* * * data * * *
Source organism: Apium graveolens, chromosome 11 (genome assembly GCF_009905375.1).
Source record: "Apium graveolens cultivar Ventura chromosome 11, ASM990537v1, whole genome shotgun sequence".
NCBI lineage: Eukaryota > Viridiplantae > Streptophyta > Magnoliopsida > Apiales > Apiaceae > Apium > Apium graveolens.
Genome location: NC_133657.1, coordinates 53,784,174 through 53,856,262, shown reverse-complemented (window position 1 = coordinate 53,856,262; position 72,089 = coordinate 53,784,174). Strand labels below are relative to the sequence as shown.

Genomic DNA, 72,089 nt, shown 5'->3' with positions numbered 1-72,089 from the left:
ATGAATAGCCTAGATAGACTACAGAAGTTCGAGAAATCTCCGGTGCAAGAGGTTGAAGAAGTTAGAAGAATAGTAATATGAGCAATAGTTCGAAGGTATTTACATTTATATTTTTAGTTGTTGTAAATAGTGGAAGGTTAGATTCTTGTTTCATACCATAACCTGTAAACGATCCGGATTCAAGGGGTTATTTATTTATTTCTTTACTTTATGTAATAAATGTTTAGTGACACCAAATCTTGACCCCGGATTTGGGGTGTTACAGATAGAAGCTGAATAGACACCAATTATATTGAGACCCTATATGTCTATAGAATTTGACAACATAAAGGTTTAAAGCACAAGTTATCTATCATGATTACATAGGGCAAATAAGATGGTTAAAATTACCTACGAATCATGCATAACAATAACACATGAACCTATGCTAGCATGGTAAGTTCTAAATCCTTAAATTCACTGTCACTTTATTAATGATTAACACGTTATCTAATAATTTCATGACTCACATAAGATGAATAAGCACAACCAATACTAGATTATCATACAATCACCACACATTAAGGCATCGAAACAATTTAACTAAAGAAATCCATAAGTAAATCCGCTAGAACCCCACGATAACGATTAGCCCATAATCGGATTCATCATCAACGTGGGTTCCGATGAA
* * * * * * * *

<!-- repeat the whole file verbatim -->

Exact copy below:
Source organism: Apium graveolens, chromosome 11 (genome assembly GCF_009905375.1).
Source record: "Apium graveolens cultivar Ventura chromosome 11, ASM990537v1, whole genome shotgun sequence".
NCBI lineage: Eukaryota > Viridiplantae > Streptophyta > Magnoliopsida > Apiales > Apiaceae > Apium > Apium graveolens.
Genome location: NC_133657.1, coordinates 53,784,174 through 53,856,262, shown reverse-complemented (window position 1 = coordinate 53,856,262; position 72,089 = coordinate 53,784,174). Strand labels below are relative to the sequence as shown.

Genomic DNA, 72,089 nt, shown 5'->3' with positions numbered 1-72,089 from the left:
ATGAATAGCCTAGATAGACTACAGAAGTTCGAGAAATCTCCGGTGCAAGAGGTTGAAGAAGTTAGAAGAATAGTAATATGAGCAATAGTTCGAAGGTATTTACATTTATATTTTTAGTTGTTGTAAATAGTGGAAGGTTAGATTCTTGTTTCATACCATAACCTGTAAACGATCCGGATTCAAGGGGTTATTTATTTATTTCTTTACTTTATGTAATAAATGTTTAGTGACACCAAATCTTGACCCCGGATTTGGGGTGTTACAGATAGAAGCTGAATAGACACCAATTATATTGAGACCCTATATGTCTATAGAATTTGACAACATAAAGGTTTAAAGCACAAGTTATCTATCATGATTACATAGGGCAAATAAGATGGTTAAAATTACCTACGAATCATGCATAACAATAACACATGAACCTATGCTAGCATGGTAAGTTCTAAATCCTTAAATTCACTGTCACTTTATTAATGATTAACACGTTATCTAATAATTTCATGACTCACATAAGATGAATAAGCACAACCAATACTAGATTATCATACAATCACCACACATTAAGGCATCGAAACAATTTAACTAAAGAAATCCATAAGTAAATCCGCTAGAACCCCACGATAACGATTAGCCCATAATCGGATTCATCATCAACGTGGGTTCCGATGAA